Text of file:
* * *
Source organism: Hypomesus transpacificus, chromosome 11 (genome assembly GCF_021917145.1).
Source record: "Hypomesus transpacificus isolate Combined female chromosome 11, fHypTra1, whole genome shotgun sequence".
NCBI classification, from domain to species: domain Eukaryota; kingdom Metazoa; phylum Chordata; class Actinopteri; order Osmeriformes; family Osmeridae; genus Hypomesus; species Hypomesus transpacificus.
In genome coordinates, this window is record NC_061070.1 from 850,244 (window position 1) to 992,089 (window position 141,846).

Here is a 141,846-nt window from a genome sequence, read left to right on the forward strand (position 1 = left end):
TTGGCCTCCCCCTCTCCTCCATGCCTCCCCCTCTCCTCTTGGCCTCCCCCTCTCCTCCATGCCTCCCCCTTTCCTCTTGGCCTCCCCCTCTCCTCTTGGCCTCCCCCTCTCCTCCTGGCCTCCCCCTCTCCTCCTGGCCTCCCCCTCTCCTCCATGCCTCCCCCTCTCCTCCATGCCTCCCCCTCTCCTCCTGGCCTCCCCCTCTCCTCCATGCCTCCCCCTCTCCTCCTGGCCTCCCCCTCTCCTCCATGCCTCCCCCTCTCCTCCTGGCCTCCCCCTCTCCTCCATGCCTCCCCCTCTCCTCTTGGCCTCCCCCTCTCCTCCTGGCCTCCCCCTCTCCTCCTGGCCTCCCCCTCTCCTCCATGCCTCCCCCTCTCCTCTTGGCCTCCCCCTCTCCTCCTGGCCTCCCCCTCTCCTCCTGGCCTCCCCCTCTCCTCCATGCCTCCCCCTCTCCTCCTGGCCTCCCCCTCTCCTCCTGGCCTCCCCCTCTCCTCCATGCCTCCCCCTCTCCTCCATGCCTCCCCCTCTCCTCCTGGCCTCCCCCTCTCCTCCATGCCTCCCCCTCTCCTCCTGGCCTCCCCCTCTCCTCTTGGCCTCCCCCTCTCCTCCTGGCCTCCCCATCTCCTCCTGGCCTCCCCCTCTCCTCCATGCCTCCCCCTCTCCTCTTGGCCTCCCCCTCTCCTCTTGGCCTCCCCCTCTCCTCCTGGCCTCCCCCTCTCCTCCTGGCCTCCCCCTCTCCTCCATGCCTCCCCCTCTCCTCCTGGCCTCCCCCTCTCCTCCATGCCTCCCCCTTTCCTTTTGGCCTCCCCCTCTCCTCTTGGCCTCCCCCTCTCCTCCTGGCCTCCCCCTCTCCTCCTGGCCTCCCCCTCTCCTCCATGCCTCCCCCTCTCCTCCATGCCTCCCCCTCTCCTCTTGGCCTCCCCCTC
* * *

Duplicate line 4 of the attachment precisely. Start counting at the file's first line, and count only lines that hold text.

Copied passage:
In genome coordinates, this window is record NC_061070.1 from 850,244 (window position 1) to 992,089 (window position 141,846).